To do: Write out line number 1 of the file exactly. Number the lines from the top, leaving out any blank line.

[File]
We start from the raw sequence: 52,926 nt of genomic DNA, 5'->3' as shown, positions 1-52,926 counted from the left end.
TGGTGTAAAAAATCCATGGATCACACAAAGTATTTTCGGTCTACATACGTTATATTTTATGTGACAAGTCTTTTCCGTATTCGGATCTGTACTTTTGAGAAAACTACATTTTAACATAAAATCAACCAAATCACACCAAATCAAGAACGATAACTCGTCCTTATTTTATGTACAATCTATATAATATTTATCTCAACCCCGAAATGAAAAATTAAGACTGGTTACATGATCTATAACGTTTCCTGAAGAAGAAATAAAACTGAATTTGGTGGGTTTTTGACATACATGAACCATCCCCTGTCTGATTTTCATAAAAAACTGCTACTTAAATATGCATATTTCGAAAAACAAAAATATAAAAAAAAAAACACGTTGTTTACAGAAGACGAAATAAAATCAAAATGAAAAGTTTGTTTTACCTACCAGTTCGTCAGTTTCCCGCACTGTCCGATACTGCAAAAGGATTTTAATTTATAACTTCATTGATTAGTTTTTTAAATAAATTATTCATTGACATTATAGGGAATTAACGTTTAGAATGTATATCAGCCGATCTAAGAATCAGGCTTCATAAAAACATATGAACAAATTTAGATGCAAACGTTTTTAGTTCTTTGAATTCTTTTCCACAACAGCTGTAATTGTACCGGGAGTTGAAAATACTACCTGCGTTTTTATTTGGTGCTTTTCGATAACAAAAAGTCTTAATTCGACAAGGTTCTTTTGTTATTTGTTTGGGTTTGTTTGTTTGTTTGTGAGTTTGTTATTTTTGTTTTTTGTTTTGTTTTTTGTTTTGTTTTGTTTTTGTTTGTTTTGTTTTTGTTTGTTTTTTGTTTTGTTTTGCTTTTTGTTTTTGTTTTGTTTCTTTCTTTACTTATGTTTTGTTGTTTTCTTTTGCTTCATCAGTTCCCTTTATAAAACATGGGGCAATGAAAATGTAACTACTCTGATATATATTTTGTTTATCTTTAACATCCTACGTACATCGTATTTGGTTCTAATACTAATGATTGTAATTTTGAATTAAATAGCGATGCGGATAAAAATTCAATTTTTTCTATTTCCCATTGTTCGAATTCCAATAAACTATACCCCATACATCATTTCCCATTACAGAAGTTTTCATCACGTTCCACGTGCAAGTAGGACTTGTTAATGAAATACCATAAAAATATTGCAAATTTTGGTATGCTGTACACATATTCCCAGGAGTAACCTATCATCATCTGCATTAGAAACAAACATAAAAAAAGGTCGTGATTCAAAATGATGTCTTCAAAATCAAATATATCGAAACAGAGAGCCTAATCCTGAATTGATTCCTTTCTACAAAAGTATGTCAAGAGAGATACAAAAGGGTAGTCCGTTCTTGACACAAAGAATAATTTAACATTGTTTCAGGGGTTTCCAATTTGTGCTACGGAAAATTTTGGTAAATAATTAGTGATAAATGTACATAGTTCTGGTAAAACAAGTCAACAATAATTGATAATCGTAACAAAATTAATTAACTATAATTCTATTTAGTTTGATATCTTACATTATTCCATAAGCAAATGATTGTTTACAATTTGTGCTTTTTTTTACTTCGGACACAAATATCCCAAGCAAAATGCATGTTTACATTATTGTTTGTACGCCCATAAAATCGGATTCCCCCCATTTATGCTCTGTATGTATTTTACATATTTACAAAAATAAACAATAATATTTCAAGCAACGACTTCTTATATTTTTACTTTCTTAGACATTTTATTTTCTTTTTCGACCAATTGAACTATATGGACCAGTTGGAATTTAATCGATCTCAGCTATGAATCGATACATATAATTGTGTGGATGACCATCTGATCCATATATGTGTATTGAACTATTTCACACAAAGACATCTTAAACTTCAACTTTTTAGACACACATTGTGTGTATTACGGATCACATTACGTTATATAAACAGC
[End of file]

We start from the raw sequence: 52,926 nt of genomic DNA, 5'->3' as shown, positions 1-52,926 counted from the left end.